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If you think an arts lover looks like a grey-haired white lady trotting off to the opera, ballet or art gallery, think again. A new study of cultural consumption shows that a wide range of Canadians from diverse backgrounds and age groups are enthusiastic participants – as long as you let them define what a cultural experience is.

Culture Track: Canada imports a long-standing U.S. survey of cultural consumption to this country and reveals some surprising results. Allophones – that is Canadians for whom neither English nor French is a first language – are more culturally engaged than anglophones or francophones. Millennials, defined as Canadians age 20 to 35, are more eager participants than other age groups but, like older people, can be skeptical about using digital technology to get their fix.

The study conducted by Nanos Research challenges the common cultural sector fear that dwindling art audiences are made up largely of aging white people, but partly because it asks respondents to define culture themselves.

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Commissioned by the advocacy and support group Business for the Arts with a long list of corporate sponsors and institutional collaborators, the study asked potential respondents if they participated at least once a year in any of 34 possible activities. These range from “benchmark” arts experiences such as attending a play or a ballet or visiting an art gallery, to less obvious candidates such as visiting a public park, a historic site or an ethnic festival as well as participating in a food or drink event, reading literature or watching television. Then, crucially, the researchers also asked if respondents considered the activity a cultural experience.

The point is not to measure how many Canadians participate in cultural activities, but rather to understand what self-identifying cultural consumers want so that arts organizations can serve existing audiences better and encourage more participation. (For that reason, the study did not ask about private hobbies such as playing a musical instrument or making crafts.)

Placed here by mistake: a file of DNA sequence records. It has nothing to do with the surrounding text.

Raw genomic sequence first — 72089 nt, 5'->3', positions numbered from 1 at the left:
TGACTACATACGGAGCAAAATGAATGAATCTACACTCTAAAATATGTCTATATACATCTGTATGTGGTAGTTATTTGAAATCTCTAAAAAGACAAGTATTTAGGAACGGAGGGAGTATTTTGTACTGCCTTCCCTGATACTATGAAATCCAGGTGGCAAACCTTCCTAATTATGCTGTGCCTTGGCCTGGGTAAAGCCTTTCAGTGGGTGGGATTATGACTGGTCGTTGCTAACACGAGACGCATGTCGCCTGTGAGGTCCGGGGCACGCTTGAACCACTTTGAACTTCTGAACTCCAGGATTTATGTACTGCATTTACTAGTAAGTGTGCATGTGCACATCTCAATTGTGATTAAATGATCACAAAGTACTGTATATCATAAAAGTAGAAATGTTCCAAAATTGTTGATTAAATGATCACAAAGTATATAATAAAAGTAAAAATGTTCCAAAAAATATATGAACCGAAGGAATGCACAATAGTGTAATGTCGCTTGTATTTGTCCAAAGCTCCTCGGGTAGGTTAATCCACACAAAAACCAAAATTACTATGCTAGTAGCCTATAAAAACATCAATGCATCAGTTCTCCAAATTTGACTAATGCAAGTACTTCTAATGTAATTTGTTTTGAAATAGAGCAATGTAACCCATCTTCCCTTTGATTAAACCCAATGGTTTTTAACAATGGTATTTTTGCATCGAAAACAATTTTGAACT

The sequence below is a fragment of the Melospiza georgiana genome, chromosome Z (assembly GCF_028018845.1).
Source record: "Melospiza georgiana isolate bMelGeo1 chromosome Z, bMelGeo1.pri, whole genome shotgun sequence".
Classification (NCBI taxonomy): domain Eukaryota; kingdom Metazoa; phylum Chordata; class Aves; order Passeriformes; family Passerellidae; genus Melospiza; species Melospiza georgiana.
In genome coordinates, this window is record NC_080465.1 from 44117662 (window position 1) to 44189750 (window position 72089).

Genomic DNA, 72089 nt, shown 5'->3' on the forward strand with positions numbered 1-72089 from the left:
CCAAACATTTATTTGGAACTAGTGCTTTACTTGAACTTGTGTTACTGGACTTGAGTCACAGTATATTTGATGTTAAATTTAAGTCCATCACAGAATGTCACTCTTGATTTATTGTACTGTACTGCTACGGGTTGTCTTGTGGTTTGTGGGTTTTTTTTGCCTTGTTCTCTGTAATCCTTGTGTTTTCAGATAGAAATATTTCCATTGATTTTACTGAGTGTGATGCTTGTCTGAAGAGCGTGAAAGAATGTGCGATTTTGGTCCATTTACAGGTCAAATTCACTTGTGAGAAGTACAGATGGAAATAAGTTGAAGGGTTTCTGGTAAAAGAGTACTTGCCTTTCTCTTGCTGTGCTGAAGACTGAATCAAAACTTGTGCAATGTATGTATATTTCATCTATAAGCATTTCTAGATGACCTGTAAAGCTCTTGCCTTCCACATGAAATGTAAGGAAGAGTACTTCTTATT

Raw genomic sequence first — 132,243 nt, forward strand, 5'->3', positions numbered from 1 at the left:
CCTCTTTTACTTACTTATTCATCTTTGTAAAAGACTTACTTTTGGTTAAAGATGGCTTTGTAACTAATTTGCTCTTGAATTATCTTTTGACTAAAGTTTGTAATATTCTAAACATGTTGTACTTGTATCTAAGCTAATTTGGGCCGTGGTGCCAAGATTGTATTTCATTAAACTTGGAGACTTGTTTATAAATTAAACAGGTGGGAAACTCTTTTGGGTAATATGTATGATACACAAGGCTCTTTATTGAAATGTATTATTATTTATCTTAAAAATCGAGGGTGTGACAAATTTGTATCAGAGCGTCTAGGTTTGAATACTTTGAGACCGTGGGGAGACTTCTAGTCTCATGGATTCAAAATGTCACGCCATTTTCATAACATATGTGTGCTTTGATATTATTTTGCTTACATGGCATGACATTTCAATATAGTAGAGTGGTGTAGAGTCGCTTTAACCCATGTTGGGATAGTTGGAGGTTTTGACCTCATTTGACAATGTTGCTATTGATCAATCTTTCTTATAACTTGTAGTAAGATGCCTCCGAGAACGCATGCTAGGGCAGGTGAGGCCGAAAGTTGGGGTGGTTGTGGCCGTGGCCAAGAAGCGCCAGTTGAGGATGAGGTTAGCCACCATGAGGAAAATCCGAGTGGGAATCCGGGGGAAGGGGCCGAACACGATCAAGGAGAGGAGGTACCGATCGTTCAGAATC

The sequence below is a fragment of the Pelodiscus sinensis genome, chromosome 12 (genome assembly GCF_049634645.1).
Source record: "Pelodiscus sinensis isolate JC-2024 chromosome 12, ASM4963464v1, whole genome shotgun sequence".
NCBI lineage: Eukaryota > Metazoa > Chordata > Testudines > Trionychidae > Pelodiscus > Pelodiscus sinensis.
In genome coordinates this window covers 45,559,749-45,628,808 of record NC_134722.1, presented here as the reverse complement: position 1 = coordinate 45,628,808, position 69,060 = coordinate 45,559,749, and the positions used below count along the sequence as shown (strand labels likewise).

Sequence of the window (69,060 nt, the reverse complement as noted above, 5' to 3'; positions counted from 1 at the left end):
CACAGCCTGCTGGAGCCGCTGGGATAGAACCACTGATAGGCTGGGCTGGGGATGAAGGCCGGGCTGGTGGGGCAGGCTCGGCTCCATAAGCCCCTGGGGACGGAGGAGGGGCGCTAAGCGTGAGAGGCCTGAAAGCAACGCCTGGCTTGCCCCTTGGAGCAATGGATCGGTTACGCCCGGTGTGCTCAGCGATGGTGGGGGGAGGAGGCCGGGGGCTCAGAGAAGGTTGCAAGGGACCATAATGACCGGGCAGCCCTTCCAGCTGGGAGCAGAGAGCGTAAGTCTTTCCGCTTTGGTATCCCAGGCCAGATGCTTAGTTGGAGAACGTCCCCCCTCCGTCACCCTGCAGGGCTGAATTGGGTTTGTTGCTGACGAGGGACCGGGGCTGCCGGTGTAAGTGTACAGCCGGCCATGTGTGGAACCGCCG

The 6,444 respondents mentioned visiting a public park most often, at 88 per cent of those surveyed, but most did not consider it a cultural experience, while 68 per cent had participated in a “food or drink experience” and a majority did consider that cultural.

More than half mentioned visiting art museums, attending various types of festivals or seeing plays; about a fifth mentioned seeing opera or ballet, and a majority considered all these to be cultural activities. Watching television, going to movies and listening to contemporary music were all more popular activities, but most people did not consider them cultural.

“We are reaching out to Canadians to see what they see as arts and culture,” said Business for the Arts CEO Nichole Anderson Bergeron. “Canadians think about culture in an extremely broad way. They are cultural omnivores and highly engaged.”

The study’s key findings cast culture as a form of social engagement: those surveyed said they value their activities for building a sense of belonging, empathy and perspective. That said, their first motivation in seeking out a cultural activity is “having fun” while experiencing new things, and feeling less stress is also important.

Millennials are about one-and-a-half times more likely to participate monthly in any of the activities listed than other cohorts. They are also more likely to find out about them on social media, but only slightly more likely than older people to appreciate a digital angle on the arts.

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Generally, Canadians are divided on that issue, with only 24 per cent saying they appreciate a digitally-mediated arts experience, 39 per cent saying they prefer analog and 37 per cent saying either will do. Canadians appear to be low-tech but common-sensical on this score: across all age groups, they tend to like digital interventions in museums but dislike them at concerts.

The study was originated by the cultural research firm LaPlaca Cohen in the United States in 2001, and digital skepticism was one significant difference it found when it compared Canadian to Americans, who were more open to digital interventions in their cultural experiences.

For those trying to reach new audiences, the report identified several opportunities. Noting the enthusiasm of allophones, who participate almost 50 per cent more often than anglophones and that 14 per cent of Indigenous or non-Caucasian people said they didn’t participate because cultural activities didn’t reflect all backgrounds, the survey would suggest a broader range of communities could be reached. Also, the survey indicated Canadians think the arts are funded by government and value other potential charities such as health care or human rights causes much more highly, suggesting cultural groups need to explain that most of their income is self-generated and to demonstrate their social value.

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